Taylor Swift, "The Tortured Poets Department" (Republic)

Nearly 20 years into her career, Swift, 34, is more popular and prolific than ever, sating her ravenous fan base and expanding her cultural domination with a near-constant stream of music — five new albums plus four rerecorded ones since 2019 alone — plus the record-breaking Eras Tour with 40-plus songs per show.

What Swift reveals on her sprawling and often self-indulgent 11th LP, "The Tortured Poets Department," is that this stretch of productivity and commercial success was also a tumultuous time for her, emotionally. "I can read your mind: 'She's having the time of her life,'" Swift sings on "I Can Do It With a Broken Heart," a percolating track that evokes the glitter and adoration of the Eras Tour but admits, "All the pieces of me shattered as the crowd was chanting 'more.'" And yet, that's exactly what she continues to provide, announcing two hours after the release of "Poets" that — surprise! — there was a second "volume" of the album, "The Anthology," featuring 15 additional, though largely superfluous, tracks.

Gone are the character studies and fictionalized narratives of Swift's 2020 folk-pop albums "Folklore" and "Evermore." The feverish "Tortured Poets Department" is a full-throated return to her specialty: autobiographical and sometimes spiteful tales of heartbreak, full of detailed, referential lyrics that her fans will delight in decoding.

Swift doesn't name names, but she drops plenty of boldfaced clues about exiting a long-term relationship that has grown cold (the wrenching "So Long, London"), briefly taking up with a tattooed bad boy who raises the hackles of the more judgmental people in her life (the wild-eyed "But Daddy I Love Him") and starting fresh with someone who makes her sing in — ahem — football metaphors (the weightless "The Alchemy"). The subject of the most headline-grabbing track on "The Anthology," a fellow member of the Tortured Billionaires Club whom Swift reimagines as a high school bully, is right there in the title's odd capitalization: "thanK you aIMee."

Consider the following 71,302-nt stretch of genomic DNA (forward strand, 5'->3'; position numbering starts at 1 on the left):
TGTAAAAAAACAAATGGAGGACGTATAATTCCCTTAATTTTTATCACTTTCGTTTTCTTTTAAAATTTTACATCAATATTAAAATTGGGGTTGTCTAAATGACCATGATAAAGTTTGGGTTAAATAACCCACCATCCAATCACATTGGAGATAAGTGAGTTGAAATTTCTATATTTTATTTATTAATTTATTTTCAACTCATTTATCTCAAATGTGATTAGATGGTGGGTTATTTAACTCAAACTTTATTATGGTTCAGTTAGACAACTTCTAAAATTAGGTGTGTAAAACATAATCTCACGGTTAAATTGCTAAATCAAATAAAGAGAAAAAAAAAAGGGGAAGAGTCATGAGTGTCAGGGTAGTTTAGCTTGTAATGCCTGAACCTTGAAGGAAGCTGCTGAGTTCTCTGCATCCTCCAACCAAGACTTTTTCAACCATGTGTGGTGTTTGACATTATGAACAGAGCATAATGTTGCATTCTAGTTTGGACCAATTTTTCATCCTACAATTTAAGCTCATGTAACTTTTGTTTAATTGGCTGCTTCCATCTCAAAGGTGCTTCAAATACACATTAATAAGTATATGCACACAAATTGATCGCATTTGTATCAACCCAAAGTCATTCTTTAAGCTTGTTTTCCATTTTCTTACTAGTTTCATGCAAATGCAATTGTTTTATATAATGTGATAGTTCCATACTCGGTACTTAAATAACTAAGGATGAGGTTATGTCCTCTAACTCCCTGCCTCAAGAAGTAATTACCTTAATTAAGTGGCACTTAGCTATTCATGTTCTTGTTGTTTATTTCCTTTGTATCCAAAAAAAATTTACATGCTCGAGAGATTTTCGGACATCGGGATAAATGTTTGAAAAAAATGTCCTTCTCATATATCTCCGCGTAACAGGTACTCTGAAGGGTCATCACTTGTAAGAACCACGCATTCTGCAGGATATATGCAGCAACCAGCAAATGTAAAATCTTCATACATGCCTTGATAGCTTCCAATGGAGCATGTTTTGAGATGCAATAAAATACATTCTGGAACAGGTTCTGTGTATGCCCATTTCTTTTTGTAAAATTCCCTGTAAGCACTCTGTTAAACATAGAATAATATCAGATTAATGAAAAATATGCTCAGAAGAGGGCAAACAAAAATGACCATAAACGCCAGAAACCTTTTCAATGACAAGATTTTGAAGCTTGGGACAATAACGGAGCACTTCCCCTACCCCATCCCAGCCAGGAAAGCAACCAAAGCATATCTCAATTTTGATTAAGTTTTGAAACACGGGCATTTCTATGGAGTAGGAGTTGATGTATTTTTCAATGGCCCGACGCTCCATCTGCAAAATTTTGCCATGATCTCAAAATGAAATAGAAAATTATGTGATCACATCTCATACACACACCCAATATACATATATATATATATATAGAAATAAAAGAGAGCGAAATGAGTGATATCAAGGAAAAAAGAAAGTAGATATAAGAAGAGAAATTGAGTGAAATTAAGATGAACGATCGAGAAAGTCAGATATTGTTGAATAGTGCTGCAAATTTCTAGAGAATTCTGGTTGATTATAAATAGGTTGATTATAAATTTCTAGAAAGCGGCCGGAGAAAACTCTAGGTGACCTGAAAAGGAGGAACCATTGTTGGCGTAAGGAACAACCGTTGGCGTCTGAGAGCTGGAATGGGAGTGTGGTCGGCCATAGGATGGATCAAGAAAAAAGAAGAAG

At times, the album is a return to form. Its first two songs are potent reminders of how viscerally Swift can summon the flushed delirium of a doomed romance. The opener, "Fortnight," a pulsing, synth-frosted duet with Post Malone, is chilly and controlled until lines like "I love you, it's ruining my life" inspire the song to thaw and glow. Even better is the chatty, radiant title track.

For all its sprawl, though, "The Tortured Poets Department" is a curiously insular album, often cradled in the familiar, amniotic throb of Jack Antonoff's production. (Aaron Dessner of the National, who lends a more muted and organic sensibility to Swift's sound, produced and helped write five tracks on the first album, and the majority of "The Anthology.") There is a sonic uniformity to much of "The Tortured Poets Department," however — gauzy backdrops, gently thumping synths, drum machine rhythms that lock Swift into a clipped, chirping staccato — that suggests the Swift/Antonoff partnership has become too comfortable and risks growing stale.

As the album goes on, Swift's lyricism starts to feel unrestrained, imprecise and unnecessarily verbose. Breathless lines overflow and lead their melodies down circuitous paths. It is to the detriment of "The Tortured Poets Department" that a certain starry-eyed fascination with fairy tales has crept back into Swift's lyricism. It is almost singularly focused on the salvation of romantic love. By the end, this perspective makes the album feel a bit hermetic, lacking the depth and taut structure of her best work.

Great poets know how to condense, or at least how to edit. The sharpest moments of "The Tortured Poets Department" would be even more piercing in the absence of excess, but instead the clutter lingers, while Swift holds an unlit match.


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